"It is without doubt that the team did well in the two matches against MU. We lost with respectable scores and above all, the team show tremendous fighting qualities and gave everything they had," said Rajagobal the former national right winger who had capped 15 times for the nation.

"But we cannot get carried away with two performances. It is just the beginning. What I want is consistency and to get better with each match. There were still many areas of weakness in the team," added Rajagobal who featured for the Selangor team from 1979 to 1984 and the national team from 1980 to 1982.

"One glaring flaw in the team is our finishing. Although Amir Yahya had did well in the first match against MU to score two goals, there were many opportunities which went a begging from our strikers. Our defence too needs some tightening up.

"And that clinical finishing and character only can come from experience. That is why it is important that the team continue to play more top quality matches," said who made his debut coaching the national team as the assistant coach to Ken Worden at the 1993 Merdeka tournament.

Last night's performance may have been a little below par as compared to Saturday's. But three key factors could have be contributing factors.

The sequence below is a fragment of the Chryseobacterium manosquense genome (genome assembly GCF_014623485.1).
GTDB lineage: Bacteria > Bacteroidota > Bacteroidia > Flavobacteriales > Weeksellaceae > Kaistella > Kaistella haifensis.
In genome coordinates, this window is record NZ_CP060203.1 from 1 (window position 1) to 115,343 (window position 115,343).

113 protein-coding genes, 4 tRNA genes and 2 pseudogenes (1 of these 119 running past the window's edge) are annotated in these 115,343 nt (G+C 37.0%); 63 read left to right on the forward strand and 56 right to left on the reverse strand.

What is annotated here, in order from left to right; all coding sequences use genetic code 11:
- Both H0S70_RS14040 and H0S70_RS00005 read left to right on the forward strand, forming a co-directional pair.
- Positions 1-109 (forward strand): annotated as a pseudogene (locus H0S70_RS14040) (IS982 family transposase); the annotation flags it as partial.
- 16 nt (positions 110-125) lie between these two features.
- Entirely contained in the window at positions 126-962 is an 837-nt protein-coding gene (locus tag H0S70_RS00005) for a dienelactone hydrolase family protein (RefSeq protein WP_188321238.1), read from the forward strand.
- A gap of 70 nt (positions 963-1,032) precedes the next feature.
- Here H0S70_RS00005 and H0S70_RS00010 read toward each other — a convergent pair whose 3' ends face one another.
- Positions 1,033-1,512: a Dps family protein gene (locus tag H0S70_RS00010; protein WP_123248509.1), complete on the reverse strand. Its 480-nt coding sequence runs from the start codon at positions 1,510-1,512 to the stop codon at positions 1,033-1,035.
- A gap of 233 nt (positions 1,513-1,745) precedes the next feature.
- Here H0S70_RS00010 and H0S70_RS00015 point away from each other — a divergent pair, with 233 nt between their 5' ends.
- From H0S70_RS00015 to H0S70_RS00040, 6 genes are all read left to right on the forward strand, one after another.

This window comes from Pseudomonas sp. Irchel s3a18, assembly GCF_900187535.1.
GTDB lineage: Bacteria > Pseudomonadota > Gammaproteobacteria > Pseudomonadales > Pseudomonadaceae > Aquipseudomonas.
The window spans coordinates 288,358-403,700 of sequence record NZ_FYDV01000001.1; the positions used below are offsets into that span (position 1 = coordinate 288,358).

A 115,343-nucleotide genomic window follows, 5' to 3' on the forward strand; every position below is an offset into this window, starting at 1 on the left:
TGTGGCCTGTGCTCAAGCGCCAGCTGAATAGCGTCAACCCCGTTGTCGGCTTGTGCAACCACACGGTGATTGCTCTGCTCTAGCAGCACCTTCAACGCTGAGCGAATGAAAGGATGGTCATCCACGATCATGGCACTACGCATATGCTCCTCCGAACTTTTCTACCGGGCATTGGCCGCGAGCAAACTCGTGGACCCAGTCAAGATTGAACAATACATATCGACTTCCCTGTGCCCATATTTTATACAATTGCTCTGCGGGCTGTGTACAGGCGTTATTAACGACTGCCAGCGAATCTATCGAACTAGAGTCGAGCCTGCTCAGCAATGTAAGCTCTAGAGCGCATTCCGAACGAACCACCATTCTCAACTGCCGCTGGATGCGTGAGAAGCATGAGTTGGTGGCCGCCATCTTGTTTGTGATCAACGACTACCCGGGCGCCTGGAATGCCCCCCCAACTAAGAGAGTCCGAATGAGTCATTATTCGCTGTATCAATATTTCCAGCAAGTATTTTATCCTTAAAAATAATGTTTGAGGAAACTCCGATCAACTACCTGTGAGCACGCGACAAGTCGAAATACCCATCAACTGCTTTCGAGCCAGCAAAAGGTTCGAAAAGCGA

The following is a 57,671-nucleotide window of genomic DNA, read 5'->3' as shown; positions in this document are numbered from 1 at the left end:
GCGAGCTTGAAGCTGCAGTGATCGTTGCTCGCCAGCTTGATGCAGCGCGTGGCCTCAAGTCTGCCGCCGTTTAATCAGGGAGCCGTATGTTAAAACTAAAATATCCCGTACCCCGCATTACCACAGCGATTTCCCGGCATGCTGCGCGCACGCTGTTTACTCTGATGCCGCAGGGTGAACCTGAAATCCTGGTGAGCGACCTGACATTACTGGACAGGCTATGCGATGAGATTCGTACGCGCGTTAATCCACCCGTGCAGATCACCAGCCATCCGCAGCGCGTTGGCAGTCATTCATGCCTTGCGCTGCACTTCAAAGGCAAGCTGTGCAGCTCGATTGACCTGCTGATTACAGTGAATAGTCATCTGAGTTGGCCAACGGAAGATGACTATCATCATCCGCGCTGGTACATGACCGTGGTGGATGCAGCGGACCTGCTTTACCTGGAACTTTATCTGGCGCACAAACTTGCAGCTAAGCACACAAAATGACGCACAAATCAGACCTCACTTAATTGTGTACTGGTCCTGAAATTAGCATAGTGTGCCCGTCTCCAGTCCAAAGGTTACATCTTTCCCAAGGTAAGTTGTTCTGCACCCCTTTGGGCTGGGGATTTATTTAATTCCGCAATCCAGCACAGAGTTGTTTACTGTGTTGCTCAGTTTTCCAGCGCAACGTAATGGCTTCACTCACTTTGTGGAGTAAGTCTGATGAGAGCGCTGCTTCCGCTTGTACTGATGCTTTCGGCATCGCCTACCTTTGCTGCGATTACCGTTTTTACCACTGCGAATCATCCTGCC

Firstly, Malaysia was not expected to play the second match and Rajagobal, surely must have had a tough time re-motivating the players. Secondly, to play two highly competitive matches in three days, was certainly taxing on the players. Thirdly, utmost on the players' minds would have been their League matches which resumed day - where they earn their bread butter.

All things considered, the players still should be given a pat on the back.

NOVELTY HAS WORN OFF......Notice the empty seats where only about 35,000 fans turned up last night as compared to 80,000, for the first match on Saturday.
Pictures by Melody Marie A

MU's Sir Alex Ferguson echoed Rajagobal's sentiment of the Malaysian team when he said: "This team certainly has more speed and enthusiasm from the previous team we met.

"But the team needs to improve on their finishing. They failed to finish off many opportunities they created," said Ferguson.

"They need more time and exposure. They certainly have the potential."

Rajagobal added that he will continue to lookout to strengthen his team, for he believes that there are players out there who couldearn national call-ups.

"But I have the core of the team right now and will be on the lookout for a few more players to strengthen the weak areas, " said Rajagobal.